Thursday, 7 June 2007

Summer Teaching, Sore Thumbs

Thursday 7th June 2007
Extremely good news is reported in today's UB Post for Mongolia's hard-working primary and secondary school teachers: the state is set to increase their salaries to in the region of $300 a month. This is a considerable raise - at present teachers in state schools are earning $60 - $100 a month - even in private schools the salary is only $200. The article was a little bit vague about when this increase will take place, however, as there seems to be an indication that the aim is for teachers to be earning $350 by 2015... so I'm unsure just yet whether the news will be any cause for celebration.

Mongolia's brief Spring seems to be over, and a hot and sweaty summer firmly established - although I'm told it may yet snow again, as it did overnight a week ago. For now the heat is here - to happily coincide with my district of the city having no hot water for the past three days and, I'm told, none until the 15th June. Bracing cold showers are now the order of the day.

There having been a short period of doubt since the school term ended, I've now had my summer job confirmed: I'll be working for three months tutoring the management team at a vodka distillery - perhaps it's an environment that I'll find myself better suited to. The plan is to give a structured lesson each day and then follow the lesson up with conversation with my students. I'll assess each student's ability and come up with an achievement plan for each and, god willing, we'll work together until September on improving their English, hopefully to everyone's satisfaction. There have been hints that the job may get me out and about in the countryside occasionally, but for the most part I'll be office-based.

Other than any opportunities that work throws up, this does now mean that I'm highly unlikely to see much more of the country for the remainder of my stay - as it is my firm plan to head straight back to Blighty once my contract is up in order to get over to Ireland in time for this year's Johnny Keenan Banjo Festival. Oh, and of course to see family and friends and stuff. For the present, in as much as I am planning for the future, I'm thinking that if I spend a year back in England working I'll be able to come back to Mongolia with some money in my pocket, and that then I'll have the luxury of not needing a salary, and be able to do as I please. I'd like 2009's sequel to this blog to be a year in a ger, far away from the smog, general chaos and satisfying variety of restaurants and bootleg dvds of the metropolis. It is entirely possible that my childhood ambition of becoming either a lighthouse-keeper or an astronaut may intervene, but I'm advised that it is a good thing to have goals.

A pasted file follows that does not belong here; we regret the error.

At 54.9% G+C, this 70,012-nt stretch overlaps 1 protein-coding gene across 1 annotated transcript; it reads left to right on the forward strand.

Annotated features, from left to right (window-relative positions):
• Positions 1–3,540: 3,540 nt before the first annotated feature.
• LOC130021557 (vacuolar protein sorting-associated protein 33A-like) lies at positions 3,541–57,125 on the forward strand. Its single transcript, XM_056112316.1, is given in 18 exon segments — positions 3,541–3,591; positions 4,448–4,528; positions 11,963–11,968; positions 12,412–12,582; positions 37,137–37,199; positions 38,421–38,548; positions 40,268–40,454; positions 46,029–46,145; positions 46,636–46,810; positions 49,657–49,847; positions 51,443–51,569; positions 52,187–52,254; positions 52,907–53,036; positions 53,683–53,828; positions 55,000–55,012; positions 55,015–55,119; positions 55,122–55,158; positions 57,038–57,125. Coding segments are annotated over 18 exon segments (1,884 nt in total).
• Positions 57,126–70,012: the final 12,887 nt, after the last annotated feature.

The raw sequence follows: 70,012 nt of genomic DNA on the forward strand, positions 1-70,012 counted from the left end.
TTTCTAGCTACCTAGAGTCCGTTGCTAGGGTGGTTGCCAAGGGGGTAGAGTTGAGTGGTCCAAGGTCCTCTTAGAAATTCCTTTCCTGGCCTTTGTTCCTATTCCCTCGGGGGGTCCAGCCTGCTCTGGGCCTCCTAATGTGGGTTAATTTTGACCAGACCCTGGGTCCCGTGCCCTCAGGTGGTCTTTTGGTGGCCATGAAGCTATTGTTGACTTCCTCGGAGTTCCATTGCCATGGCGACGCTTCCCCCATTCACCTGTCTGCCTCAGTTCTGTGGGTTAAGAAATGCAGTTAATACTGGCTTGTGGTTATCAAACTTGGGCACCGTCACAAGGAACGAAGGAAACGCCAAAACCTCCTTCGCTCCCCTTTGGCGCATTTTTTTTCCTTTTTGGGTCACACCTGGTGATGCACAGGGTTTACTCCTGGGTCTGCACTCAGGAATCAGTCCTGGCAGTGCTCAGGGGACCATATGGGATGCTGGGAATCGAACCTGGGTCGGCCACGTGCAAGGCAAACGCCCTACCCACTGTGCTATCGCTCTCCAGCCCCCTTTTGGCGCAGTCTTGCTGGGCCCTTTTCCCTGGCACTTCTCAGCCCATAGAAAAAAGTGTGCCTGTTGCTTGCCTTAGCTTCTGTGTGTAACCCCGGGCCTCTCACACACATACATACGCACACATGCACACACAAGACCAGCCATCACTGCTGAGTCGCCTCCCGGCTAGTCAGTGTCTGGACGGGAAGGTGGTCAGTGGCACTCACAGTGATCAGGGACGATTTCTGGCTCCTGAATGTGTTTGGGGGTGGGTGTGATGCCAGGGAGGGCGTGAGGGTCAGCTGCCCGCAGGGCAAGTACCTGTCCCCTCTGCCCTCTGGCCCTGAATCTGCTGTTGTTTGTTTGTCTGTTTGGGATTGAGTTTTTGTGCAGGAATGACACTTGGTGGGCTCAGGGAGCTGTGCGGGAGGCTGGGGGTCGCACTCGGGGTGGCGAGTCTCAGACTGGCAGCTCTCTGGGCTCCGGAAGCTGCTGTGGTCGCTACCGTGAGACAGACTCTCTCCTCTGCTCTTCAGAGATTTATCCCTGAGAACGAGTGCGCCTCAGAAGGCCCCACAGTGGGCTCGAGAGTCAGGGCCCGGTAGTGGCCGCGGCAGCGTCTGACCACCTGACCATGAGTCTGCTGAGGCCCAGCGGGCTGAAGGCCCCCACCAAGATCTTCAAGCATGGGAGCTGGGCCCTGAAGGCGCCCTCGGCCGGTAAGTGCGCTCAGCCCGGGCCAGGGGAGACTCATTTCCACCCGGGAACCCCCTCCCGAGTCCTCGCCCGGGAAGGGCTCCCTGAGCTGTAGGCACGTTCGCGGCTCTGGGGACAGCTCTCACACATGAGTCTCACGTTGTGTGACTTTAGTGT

Be assured that if work does give me the opportunities I will get myself out into rural Mongolia. I recently met a University professor of traditional medicine who I'm helping with a translation of a paper he's written on the early influences of Indian medicine in Mongolia. A very interesting man, he has kindly offered to let me join him on one of his trips to the countryside when I am free to go.

I did get back to Manzushir on Saturday, with a group of friends. It turns out that there's a bus to Zunmod for just under $1 each way, although this time we were getting a lift in a hybrid camper truck that had started its life in Ireland. There must be an increasing flow of traffic from Western Europe braving the journey here: at the hotel outside my apartment there are two 'Rotels' parked up today - converted HGVs fitted with every convenience - that appear to have made their way here from Germany.

We stayed at a new ger camp tucked away in a small valley at the edge of the park, and a very pleasant evening was had by all. I think that the ger cost around $30 for the night, which price included unlimited wood. The wood was needed as it was a cold night - it snowed some time around 2am. Worryingly, the chimney of our stove was propped up by a piece of wood and did not look remotely sturdy. After catching the chimney as it toppled out of place early in the evening we alerted staff at the camp, who made a makeshift repair. Later in the evening the chimney fell down again, narrowly missing braining and branding one of our party, and filling the ger with thick smoke. We got out into the very fresh air and this time staff replaced the stove with one that wasn't falling to pieces.

Out in the streets the bars now have their tables and sun shades out. Dave's Place now commands a respectable corner of the Culture Palace's tall-columned terrace - where along with the English conversation club host Dave and a very talented travelling Irish trad musician Sarah, I played a few tunes last night to a very generous audience. I'm hoping to make it a regular Wednesday night thing for the summer, at least until somebody objects forcibly enough. We'll be playing a mix of bluegrass and sing-along rock favourites by request. I've really not been playing much since things stopped at Mealody, so it's good to get back into it. I seem to have lost all my thumb-picks, however, so if anyone happens to be heading out to Mongolia this summer, please consider bringing me a few, as a desperately needed act of charity. Golden Gates by preference - large size, medium gauge.